Google has clarified what kind of internet connection you’re going to need to properly stream the Stadia service, and the answer is leaving some people with doubts and concerns.
“To get 1080p, 60 frames per second, required approximately 25 megabits per second,” Google Stadia head Phil Harrison said in an interview with Kotaku. “In fact, we use less than that, but that’s where we put our recommended limit at.”
For reference, 25 megabits per second is about what Netflix recommends for those who want to stream 4K content from their service. Harrison expanded on that number by stating that 4K streaming via Stadia will require a 30 megabits per second connection (or at least that’s what Google recommends you have if you’re going to attempt to reliably stream games through the service). However, he did not confirm how many frames per second you’ll get when streaming 4K games and whether or not achieving 60 FPS requires an even faster connection.
Here’s where things get even more interesting. Harrison also shared that Stadia will function similarly to services like Netflix in that it will dynamically adjust the output of the game based on the speed of your current connection. This is a necessary feature, but it does pose some questions that Harrison doesn’t answer. For instance, how noticeable are these adjustments going to be? Will it just be the resolution that is affected, or will there be additional input lag as well?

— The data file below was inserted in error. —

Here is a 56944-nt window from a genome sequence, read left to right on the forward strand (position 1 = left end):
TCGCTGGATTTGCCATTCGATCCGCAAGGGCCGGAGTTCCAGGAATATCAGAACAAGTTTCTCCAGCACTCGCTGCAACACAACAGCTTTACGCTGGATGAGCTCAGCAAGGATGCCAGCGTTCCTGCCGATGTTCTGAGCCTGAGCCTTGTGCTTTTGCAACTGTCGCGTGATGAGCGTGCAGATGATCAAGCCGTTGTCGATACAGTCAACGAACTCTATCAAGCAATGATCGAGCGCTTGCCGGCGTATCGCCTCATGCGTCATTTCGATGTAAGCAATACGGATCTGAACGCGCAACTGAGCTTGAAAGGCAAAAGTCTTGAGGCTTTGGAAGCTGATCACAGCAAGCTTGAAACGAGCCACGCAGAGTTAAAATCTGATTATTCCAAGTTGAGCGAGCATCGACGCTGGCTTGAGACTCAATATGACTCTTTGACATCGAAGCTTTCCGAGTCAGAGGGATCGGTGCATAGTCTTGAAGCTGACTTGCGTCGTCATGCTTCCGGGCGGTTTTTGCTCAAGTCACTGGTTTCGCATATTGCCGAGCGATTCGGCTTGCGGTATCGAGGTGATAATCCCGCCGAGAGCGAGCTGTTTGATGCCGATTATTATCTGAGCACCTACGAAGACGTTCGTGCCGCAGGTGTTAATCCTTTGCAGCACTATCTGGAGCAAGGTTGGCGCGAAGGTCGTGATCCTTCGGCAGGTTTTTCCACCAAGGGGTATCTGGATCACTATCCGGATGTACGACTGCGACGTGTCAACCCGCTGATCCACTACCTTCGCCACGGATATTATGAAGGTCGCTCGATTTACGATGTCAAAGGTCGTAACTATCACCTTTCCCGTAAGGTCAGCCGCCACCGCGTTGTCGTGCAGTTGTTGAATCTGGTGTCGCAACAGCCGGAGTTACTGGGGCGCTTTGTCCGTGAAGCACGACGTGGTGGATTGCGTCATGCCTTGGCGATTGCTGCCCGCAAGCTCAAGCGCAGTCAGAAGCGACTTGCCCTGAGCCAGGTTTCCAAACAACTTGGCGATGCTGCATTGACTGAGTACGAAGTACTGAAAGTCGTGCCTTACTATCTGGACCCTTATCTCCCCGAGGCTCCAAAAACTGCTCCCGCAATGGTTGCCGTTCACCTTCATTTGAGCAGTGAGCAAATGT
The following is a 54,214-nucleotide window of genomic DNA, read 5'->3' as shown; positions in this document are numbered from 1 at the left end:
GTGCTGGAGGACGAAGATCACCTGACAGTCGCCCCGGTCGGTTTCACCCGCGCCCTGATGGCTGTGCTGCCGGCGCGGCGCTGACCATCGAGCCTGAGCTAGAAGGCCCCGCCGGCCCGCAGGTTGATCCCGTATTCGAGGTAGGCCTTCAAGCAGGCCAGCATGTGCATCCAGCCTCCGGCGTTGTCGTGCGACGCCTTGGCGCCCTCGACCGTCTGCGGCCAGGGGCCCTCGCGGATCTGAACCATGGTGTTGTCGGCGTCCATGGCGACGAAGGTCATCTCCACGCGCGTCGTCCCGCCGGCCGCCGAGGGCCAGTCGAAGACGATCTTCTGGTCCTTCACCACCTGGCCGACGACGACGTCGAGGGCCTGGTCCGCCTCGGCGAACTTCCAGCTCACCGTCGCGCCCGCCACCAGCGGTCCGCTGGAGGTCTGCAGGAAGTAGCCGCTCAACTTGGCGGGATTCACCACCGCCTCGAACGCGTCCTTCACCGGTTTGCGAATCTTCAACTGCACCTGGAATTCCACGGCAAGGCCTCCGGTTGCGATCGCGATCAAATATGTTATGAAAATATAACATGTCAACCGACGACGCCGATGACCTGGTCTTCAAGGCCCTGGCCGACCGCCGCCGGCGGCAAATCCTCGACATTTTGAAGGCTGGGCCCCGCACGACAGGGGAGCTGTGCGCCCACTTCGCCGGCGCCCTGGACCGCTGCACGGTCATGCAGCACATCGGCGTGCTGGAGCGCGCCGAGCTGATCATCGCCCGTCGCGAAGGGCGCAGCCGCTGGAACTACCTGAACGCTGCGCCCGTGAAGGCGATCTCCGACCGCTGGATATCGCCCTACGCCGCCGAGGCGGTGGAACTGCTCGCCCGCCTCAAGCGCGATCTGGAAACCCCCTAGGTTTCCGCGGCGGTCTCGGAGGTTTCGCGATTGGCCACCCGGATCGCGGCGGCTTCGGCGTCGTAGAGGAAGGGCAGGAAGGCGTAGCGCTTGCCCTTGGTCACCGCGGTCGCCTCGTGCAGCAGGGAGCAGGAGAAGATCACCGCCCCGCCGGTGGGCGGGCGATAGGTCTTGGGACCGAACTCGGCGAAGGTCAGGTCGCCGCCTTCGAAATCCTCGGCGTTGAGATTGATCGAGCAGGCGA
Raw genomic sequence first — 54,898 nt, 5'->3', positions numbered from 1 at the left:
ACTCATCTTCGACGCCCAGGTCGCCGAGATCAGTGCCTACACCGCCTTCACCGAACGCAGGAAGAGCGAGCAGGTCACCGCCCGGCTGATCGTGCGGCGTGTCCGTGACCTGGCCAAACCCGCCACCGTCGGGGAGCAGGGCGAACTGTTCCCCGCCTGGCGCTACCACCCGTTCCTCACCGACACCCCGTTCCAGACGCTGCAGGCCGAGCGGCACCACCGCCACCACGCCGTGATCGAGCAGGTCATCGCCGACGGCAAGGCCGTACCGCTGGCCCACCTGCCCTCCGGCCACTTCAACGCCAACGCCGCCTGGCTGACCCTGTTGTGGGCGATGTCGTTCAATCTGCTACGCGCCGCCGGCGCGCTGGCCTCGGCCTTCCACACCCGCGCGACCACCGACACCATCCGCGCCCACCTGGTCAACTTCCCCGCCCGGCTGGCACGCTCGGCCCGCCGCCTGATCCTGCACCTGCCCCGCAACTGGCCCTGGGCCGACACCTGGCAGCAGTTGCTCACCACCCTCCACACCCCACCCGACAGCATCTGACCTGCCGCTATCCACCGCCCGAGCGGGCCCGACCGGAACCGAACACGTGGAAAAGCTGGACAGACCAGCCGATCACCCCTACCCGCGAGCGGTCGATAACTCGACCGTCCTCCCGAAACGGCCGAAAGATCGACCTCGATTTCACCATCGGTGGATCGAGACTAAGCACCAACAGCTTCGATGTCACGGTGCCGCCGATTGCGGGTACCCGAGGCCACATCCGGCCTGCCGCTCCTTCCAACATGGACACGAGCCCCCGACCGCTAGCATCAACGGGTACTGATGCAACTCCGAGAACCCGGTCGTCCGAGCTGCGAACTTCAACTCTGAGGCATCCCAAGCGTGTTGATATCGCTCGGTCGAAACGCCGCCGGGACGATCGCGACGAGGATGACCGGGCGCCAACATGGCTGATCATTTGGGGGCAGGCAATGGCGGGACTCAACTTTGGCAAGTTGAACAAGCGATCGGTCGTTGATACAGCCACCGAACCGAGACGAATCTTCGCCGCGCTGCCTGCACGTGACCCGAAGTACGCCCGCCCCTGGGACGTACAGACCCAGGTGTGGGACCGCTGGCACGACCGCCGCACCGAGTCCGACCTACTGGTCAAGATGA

There are a couple more elephants in the room that Harrison didn’t address in the interview. First off, the average American internet speed is believed to be less than 20 megabits per second. To be fair, that is based on a survey conducted in 2017, so it’s possible that things have improved since then. Still, considering that one of the highlighted features of this service is the ability to stream games to your phone and other mobile devices, we do wonder just how much WiFi out there is good enough to stream Stadia in the recommended 25-30 MBps range.
Of course, that’s all assuming that those figures are accurate in the first place. While we wouldn’t accuse Google of making them up, we’ve seen in the past that various user connection speeds can cause real-world issues not anticipated by in-house tests (especially with multiplayer games). It will be interesting to see just how this technology fares in real-world scenarios.